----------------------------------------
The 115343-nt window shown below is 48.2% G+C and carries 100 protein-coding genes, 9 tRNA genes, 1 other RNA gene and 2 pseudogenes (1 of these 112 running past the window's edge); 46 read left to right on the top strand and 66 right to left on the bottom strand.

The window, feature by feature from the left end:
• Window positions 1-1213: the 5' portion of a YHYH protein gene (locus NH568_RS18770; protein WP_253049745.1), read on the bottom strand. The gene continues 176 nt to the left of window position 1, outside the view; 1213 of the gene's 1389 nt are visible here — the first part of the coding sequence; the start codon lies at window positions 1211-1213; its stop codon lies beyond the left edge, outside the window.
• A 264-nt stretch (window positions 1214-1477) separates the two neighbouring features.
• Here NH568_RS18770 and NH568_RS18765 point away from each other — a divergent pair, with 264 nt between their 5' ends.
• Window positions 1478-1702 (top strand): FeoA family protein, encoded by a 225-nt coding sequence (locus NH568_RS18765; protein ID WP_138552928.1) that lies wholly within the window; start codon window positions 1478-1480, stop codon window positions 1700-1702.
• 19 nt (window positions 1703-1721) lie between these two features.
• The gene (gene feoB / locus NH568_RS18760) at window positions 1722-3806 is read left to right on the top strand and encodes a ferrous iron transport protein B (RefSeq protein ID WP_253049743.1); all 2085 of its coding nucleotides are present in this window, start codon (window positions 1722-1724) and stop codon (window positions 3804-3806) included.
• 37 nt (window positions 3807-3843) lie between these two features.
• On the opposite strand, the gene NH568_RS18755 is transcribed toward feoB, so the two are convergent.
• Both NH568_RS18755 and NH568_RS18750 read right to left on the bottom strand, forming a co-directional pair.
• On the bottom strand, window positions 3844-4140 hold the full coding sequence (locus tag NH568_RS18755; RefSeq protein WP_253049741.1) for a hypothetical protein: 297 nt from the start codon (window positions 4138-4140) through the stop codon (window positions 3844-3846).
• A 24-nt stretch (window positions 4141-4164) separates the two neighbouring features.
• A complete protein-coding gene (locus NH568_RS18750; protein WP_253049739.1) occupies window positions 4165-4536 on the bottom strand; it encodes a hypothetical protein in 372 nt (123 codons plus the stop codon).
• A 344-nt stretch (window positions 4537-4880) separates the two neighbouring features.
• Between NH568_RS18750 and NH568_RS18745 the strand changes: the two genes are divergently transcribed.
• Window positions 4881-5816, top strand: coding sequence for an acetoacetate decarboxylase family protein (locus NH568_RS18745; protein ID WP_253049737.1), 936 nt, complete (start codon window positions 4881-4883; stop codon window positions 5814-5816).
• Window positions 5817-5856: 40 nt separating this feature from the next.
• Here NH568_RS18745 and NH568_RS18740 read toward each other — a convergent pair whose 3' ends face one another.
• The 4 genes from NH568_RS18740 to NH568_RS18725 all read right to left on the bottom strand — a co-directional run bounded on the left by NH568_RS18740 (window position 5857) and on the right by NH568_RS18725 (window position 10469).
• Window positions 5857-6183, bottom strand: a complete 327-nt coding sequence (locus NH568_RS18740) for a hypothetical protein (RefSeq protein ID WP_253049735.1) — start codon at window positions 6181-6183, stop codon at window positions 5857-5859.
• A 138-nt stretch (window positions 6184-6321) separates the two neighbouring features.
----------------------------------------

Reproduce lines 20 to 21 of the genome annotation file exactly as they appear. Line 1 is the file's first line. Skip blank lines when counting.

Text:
• The 4 genes from NH568_RS18740 to NH568_RS18725 all read right to left on the bottom strand — a co-directional run bounded on the left by NH568_RS18740 (window position 5857) and on the right by NH568_RS18725 (window position 10469).
• Window positions 5857-6183, bottom strand: a complete 327-nt coding sequence (locus NH568_RS18740) for a hypothetical protein (RefSeq protein ID WP_253049735.1) — start codon at window positions 6181-6183, stop codon at window positions 5857-5859.